💡 Note in above image the numbering or Exception Numbers and IRQ numbers: they easily get mixed up and causes confusion.

Interrupts Priorities

The ARM Cortex-M core is using a rather confusing interrupt priority numbering: numerically low values are used to specify logically high interrupt priorities. Or in other words: the lower the number, the higher the urgency.

💡 I try to use the word ‘urgency’ to indicate how ‘important’ an interrupt is, not to confuse with the (ARM hardware) interrupt priority (level). In a nested interrupt system such as on ARM Cortex-M, a ‘more urgent’ interrupt can interrupt a ‘less urgent’ interrupt.

This means that interrupt priority 0 is the ‘most urgent one’.

At reset, all interrupt priorities have a priority of zero assigned. I can assign a priority to each of them. Except that Reset, NMI and HardFault have a fixed (negative) priority and cannot be disabled. The following table shows all the exceptions/interrupts, and for which ARM Cortex-M core they exist:

Exception and Priorities

Exception and Priorities

Priority Bits

The priority of the exception/interrupt is assigned with a 8bit priority register, and the number of bits implemented is up to the vendor implementation. ARM specifies a minimum of 2 bits for the M0/M0+ and 3 bits for M3/M4/M7.

If using CMSIS compliant libraries, the number of implemented bits can be checked with

__NVIC_PRIO_BITS

The example below is for a NXP Cortex-M7 (see “First steps: ARM Cortex-M7 and FreeRTOS on NXP TWR-KV58F220M“) which has 4 bits implemented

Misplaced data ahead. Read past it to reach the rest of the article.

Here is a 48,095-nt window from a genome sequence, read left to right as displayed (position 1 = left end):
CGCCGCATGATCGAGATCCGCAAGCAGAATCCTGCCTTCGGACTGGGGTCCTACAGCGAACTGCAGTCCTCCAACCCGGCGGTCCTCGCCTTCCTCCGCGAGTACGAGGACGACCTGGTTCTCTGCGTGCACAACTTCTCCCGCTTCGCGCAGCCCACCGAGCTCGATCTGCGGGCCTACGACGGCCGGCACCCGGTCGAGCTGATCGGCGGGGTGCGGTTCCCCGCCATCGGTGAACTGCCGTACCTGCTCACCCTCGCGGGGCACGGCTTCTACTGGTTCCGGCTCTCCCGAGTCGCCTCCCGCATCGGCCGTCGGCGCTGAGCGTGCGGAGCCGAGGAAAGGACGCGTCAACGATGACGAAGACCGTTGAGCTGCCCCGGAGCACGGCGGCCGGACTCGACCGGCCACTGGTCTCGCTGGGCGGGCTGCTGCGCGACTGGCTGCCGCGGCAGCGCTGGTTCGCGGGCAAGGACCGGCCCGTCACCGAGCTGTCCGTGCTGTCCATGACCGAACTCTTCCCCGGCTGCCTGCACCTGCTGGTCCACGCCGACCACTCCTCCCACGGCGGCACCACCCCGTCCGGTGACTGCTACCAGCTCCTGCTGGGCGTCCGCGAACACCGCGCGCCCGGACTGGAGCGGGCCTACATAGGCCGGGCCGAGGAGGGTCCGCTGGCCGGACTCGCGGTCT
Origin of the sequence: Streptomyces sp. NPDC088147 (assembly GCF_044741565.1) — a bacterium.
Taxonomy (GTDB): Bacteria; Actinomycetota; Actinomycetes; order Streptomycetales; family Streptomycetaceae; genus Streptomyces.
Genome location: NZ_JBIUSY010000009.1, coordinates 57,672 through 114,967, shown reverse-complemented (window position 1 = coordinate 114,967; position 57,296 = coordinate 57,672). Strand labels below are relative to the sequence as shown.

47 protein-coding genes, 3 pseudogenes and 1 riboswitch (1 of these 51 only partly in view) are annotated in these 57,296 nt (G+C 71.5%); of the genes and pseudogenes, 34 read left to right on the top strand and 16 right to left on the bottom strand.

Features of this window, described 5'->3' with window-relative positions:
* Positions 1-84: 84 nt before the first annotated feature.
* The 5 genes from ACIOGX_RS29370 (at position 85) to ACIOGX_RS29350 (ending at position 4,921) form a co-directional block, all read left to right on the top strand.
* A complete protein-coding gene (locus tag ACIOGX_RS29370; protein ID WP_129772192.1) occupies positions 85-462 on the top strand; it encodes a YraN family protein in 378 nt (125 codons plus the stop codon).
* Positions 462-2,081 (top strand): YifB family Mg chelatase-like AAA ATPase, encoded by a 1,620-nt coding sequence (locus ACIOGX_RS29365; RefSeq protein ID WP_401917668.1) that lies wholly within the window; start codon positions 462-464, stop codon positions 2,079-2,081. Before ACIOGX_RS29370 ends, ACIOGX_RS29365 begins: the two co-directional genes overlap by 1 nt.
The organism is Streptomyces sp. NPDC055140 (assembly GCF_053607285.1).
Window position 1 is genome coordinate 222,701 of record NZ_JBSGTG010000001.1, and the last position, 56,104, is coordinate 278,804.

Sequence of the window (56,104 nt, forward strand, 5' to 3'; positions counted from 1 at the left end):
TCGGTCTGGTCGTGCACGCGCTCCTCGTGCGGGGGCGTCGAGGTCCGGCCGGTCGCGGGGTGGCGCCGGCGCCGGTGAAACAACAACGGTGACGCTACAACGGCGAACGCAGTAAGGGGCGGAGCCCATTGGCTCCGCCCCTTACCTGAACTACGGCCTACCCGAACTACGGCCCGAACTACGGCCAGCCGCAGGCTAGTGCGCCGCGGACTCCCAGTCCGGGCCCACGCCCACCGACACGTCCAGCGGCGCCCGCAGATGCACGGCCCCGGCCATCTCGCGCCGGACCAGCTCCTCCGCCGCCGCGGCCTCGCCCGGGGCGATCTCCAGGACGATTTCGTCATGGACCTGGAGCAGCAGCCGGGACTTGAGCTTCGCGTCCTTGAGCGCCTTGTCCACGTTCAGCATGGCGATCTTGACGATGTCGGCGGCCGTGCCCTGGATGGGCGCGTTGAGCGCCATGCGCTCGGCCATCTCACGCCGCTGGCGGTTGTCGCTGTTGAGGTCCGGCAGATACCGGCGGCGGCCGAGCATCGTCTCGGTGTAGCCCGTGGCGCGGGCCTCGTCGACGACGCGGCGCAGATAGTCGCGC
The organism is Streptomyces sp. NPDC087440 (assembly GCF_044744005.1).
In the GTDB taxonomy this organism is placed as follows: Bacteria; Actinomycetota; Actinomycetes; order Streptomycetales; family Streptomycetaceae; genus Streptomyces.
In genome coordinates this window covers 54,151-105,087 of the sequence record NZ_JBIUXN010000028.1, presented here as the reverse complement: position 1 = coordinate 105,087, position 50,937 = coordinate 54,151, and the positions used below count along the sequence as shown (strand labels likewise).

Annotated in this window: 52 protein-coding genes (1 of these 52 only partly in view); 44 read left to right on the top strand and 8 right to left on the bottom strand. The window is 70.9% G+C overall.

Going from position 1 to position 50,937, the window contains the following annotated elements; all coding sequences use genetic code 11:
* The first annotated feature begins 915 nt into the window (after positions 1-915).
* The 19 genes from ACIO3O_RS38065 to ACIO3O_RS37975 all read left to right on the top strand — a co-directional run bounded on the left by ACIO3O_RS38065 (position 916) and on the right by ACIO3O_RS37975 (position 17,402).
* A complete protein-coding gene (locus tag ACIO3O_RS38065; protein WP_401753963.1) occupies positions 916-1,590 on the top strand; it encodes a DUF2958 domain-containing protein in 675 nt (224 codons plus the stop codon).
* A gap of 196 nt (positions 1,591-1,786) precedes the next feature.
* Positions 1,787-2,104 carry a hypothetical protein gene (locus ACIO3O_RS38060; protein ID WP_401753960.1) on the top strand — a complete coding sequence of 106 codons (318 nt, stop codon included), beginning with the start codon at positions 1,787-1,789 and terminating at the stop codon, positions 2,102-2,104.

#define __NVIC_PRIO_BITS    4   /**< Number of priority bits implemented in the NVIC */

Shifted Priority Bits

The implemented priority bits are ‘left-aligned’: this keeps priority values compatible between different implementations:

3 Interrupt Bits Implemented

3 Interrupt Bits Implemented

For three implemented bits, it means I can have 2^3 (8) priority levels, with the following (shifted) values:

  • Hexadecimal: 0x00, 0x20, 0x40, 0x60, 0x80, 0xA0, 0xC0, 0xE0
  • Decimal: 0, 32, 64, 96, 128, 160, 192, 224

💡 There is much confusion about ‘shifted’ and ‘not shifted’ priority values. Carefully check the API of the CMSIS API function if they expects shifted or not shifted values! Using the CMSIS API is the preferred way to deal with the ARM core and its core registers.

If the device has implemented only 4 priority bits (e.g. the Kinetis K series of NXP), then we have 2^4 (16) priority levels, with the following shifted values:

  • Hexadecimal: 0x00, 0x10, 0x20, 0x30, 0x40, 0x50, 0x60, 0x70, 0x80, 0x90 0xA0, 0xB0 0xC0, 0xD0, 0xE0, 0xF0
  • Decimal: 0, 16, 32, 48, 64, 80, 96, 112, 128, 144, 160, 176, 192, 208, 224, 240